Thursday, January 24, 2008

In The Changer: I've Fallen Desperately Behind, H-J Edition

Well, the idea was a good one. I love music and love to write about music and I wanted to document my current music tastes. So I decided to spend some time reviewing things that I've been listening to in order to share, criticize, and maybe make some sense of a small slice of the frankly overwhelming mass of listening options that are out there. But the problem is that as I've been doing this, I've also accumulated more and more cd's or downloads. So basically, I'm going to plough through the rest of the alphabet as best as I can even though most of these albums are more than a year old and I am as frequently listening to newer stuff as this. Oh well. As I've said all along: As soon as the labels start sending me these things to review for free, I'll be more timely. Until then, you're stuck with my methodology and timelag.

Hot Hot Heat, Elevator: This album sounds like it could be the soundtrack to the greatest '80s movie never made. Judd Nelson, Andrew McCarthy, Emilio Estevez, Anthony Michael Hall, Mare Winningham, Molly Ringwald, and Allie Sheedy deal with life, love, loss and growing up in a trenchant dramedy while Hot Hot Heat, probably wearing skinny ties, produce infectious pop music, including what has to be the song for the opening credits, over which the tableau will be set, "Middle of Nowhere." I'd definitely see that movie. But at least we can buy the soundtrack. Grade: B+

Michael Jackson, The Essential Michael Jackson: Michael Jackson may be crazier than a syphilitic hobo, but there is no doubting that at one point he also was as talented a performer as ever walked the face of the earth. The crazy appears to have taken over the talented, much as Norman' Bates' mother took over Norman Bates, but this two-disc collection is a reminder of why from the heyday of the Jackson Five to the early 90s Jackson was the world's most popular entertainer. That said, this could probably be even better as one long disc that cut a little from both the earlier stuff (I'm not certain Michael Jackson as a boy singing romantic ballads to women is any less creepy than his late life shenanigans) and the later stuff (the era of the alleged shenenigans). Thirty songs, say, rather than thirty eight, and less would be more. Still pretty damned good, even if he's not the ideal babysitter. A-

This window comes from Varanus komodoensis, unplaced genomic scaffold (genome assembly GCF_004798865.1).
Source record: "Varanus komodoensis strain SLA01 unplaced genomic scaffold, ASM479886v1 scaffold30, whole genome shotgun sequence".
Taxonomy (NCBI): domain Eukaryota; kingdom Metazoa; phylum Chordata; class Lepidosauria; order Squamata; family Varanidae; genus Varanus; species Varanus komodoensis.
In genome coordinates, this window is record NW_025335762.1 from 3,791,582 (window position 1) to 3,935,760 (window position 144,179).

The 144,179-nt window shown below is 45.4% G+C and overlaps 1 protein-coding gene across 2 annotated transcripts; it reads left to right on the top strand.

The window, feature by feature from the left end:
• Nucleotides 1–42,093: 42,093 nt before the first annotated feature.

Robert Johnson, King of the Delta Blues Singers: I like the blues. But I hate most blues fans. You know the ones I'm talking about. He's white. He dresses "bohemian," even though everything he's wearing is only affordable by someone comfortably ensconsed in the upper-middle class. He laughs too loud at the bluesman's jokes at a live show. Basically, he's a pretentious douche. Nonetheless, Robert Johnson is at the top of the pantheon. You can hear his influence throughout the canon of what we now call "classic rock," including the Rolling Stones, Led Zeppelin, and Aerosmith. It's even more remarkable to listen to this compilation and consider that Johnson was dead at twenty-one years of age, poisoned, apropos of his genre, perhaps, by his girlfriend. Most of you probably know the legend of Johnson -- he allegedly sold his soul to the devil in exchange for his sublime gifts at a crossroads in Mississippi. Crank the album, avoid the dude in the Birks and socks (he's almost assuredly the one with the ponytail) and imagine what might have been had Johnson only made it to thirty. A

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